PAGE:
Grand Thoughts: Symphony adaptation of "Wizard of Oz" spans generations

Grand Thoughts: Symphony adaptation of "Wizard of Oz" spans generations

March 19th, 2012 by Karen Nazor Hill in Life Entertainment

When I heard that "The Wizard of Oz" would be shown at the Tivoli Theatre recently, with the Chattanooga Symphony & Opera providing live music, I purchased tickets for my granddaughter Tilleigh and me.

I started introducing my favorite films to Tilleigh, 5, before her third birthday. "The Wizard of Oz" is a shared favorite. She has watched the film dozens of times in the last few years and has memorized lines and songs. She has a collection of "Wizard of Oz" dolls and a blue gingham "Dorothy" dress similar to the one worn by Judy Garland in the movie.

We arrived at the Tivoli at 7 p.m., an hour before showtime. We went early so that we could meet Margaret Pellegrini, 88, who played a Munchkin in the movie.

We had perfect seats for the show, just eight rows from the stage. The only downside was the 8 o'clock curtain. Tilleigh's bedtime is 8 p.m. on weeknights, and she's typically asleep by 9:30 p.m. on weekends. I wasn't sure how long she would last on this Saturday night.

Tilleigh perked up when she heard familiar tunes as the musicians warmed up for the concert.

"Mom, I hear the tornado music," she said. "I'm glad it's not a real tornado," she added, referring to another memorable event we had just experienced.

Just the day before the show, Tilleigh, her younger sister Evie, 23 months, and I had huddled for nearly 25 minutes in my dark, dank, dirt-floored basement in an effort to be safe during a tornado that was predicted to hit our area.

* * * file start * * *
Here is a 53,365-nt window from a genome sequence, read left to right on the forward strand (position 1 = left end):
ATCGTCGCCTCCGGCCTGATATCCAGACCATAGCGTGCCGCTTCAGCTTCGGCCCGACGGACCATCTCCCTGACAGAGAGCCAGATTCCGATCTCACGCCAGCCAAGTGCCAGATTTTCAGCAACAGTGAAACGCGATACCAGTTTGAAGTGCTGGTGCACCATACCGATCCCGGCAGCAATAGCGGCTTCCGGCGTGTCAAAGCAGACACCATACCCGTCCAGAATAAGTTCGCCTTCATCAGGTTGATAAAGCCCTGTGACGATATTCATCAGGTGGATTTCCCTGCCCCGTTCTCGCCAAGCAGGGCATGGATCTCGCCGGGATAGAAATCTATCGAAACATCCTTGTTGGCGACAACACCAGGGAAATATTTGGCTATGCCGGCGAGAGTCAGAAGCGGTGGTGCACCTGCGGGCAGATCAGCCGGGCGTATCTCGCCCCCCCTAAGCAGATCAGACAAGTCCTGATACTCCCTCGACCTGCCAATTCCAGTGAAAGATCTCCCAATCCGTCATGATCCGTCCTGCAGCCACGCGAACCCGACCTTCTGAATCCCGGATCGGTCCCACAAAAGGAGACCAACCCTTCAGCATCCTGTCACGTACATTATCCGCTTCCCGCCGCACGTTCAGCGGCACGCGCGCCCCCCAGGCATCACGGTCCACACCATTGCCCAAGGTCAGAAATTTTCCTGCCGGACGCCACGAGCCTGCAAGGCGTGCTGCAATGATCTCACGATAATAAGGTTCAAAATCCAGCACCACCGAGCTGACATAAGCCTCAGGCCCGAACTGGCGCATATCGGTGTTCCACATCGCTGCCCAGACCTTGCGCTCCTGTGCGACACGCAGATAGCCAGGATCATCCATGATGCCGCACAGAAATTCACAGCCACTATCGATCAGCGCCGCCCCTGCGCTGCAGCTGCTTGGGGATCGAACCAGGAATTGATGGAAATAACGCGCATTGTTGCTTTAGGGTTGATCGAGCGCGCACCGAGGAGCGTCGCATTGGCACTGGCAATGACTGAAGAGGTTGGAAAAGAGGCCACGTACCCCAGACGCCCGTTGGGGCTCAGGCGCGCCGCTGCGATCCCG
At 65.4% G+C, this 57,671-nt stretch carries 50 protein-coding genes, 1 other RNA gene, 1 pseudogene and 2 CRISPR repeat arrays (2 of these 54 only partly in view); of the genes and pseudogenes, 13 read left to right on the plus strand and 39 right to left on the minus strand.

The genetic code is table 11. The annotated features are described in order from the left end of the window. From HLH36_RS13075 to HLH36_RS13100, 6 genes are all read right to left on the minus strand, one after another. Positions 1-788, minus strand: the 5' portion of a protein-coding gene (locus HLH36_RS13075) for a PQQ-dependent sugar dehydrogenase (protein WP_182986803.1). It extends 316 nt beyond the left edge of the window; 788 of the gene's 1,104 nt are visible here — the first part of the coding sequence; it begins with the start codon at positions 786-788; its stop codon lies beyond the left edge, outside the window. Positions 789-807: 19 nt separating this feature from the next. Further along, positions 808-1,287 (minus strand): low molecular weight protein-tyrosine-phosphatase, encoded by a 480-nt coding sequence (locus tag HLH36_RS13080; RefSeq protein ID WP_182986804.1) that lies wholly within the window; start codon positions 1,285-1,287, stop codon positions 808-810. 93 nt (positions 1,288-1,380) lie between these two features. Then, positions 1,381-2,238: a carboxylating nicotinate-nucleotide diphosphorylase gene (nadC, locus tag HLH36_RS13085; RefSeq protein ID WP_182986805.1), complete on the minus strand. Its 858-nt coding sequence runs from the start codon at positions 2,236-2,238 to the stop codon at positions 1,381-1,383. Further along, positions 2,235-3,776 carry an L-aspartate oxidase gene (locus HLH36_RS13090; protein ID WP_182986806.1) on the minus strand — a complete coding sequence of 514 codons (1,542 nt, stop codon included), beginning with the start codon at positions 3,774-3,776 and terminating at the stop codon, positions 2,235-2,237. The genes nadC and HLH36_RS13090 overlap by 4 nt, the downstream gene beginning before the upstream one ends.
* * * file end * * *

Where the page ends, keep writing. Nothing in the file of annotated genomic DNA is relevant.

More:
The girls were terrified, and, frankly, so was I. I wanted to protect my babies. I held them as we ran outside through the rain to get to the basement door on the opposite side of the house.

We crouched in the corner of the basement, and I held onto the children with all my might. The girls were crying and looking to me for comfort, so I did what comes natural - I started singing. I am a horrible singer, but my granddaughters don't yet realize it. For whatever reason, I started singing Evie's favorite song, "Heigh-Ho," from "Snow White."

Turns out, it's a great song to sing when you're nervous because there's only a few words in the lyrics. It worked. The girls stopped crying (they were probably in shock that I started belting out a song while we were sitting on a dirt floor in a dark basement).

Thankfully, the tornado didn't touch down in our neighborhood. When we went back into the house, Tilleigh compared the experience to the tornado scene in "The Wizard of Oz."

"I'm glad we got in the basement," Tilleigh said. "I wouldn't want a tornado to take us to Oz. I want to stay home."

"You know Oz is not a real place, right, Tilleigh?" I asked.

"Yes, Mom. I know, but I'm still glad we're home," she said.

Fast-forward 30 hours. Tilleigh and I are sitting in a theater watching a tornado on a big screen. She got in my lap.

Halfway through the movie, just before Dorothy and her three friends make their way to the Emerald City, Tilleigh was about to nod off when she said, "Mom, let's go home."

I couldn't help but smile.

"Home," I thought. "There really is no place like it."

And so home we went.